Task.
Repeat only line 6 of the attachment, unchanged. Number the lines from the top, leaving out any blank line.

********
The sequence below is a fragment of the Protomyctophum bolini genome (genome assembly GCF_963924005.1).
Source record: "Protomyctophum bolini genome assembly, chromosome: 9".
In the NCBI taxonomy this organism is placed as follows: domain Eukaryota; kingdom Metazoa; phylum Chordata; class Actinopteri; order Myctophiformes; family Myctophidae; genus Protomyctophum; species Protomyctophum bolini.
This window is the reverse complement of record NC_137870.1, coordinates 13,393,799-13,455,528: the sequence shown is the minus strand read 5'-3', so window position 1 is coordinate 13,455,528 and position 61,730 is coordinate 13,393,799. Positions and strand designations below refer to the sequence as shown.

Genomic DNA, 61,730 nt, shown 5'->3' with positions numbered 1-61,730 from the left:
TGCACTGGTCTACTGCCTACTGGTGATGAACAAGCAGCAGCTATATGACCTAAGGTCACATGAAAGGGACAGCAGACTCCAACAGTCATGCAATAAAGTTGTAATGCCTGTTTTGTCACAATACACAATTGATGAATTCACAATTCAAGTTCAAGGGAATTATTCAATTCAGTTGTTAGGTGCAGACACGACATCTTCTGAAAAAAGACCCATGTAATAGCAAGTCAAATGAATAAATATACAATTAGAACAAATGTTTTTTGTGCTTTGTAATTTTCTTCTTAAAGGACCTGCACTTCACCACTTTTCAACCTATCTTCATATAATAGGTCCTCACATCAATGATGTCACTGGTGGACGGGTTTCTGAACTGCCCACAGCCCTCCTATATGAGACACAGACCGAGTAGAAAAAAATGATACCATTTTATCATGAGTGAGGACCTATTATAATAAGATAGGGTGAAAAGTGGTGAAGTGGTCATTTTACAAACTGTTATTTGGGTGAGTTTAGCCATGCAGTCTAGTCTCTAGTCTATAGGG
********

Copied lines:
TGCACTGGTCTACTGCCTACTGGTGATGAACAAGCAGCAGCTATATGACCTAAGGTCACATGAAAGGGACAGCAGACTCCAACAGTCATGCAATAAAGTTGTAATGCCTGTTTTGTCACAATACACAATTGATGAATTCACAATTCAAGTTCAAGGGAATTATTCAATTCAGTTGTTAGGTGCAGACACGACATCTTCTGAAAAAAGACCCATGTAATAGCAAGTCAAATGAATAAATATACAATTAGAACAAATGTTTTTTGTGCTTTGTAATTTTCTTCTTAAAGGACCTGCACTTCACCACTTTTCAACCTATCTTCATATAATAGGTCCTCACATCAATGATGTCACTGGTGGACGGGTTTCTGAACTGCCCACAGCCCTCCTATATGAGACACAGACCGAGTAGAAAAAAATGATACCATTTTATCATGAGTGAGGACCTATTATAATAAGATAGGGTGAAAAGTGGTGAAGTGGTCATTTTACAAACTGTTATTTGGGTGAGTTTAGCCATGCAGTCTAGTCTCTAGTCTATAGGG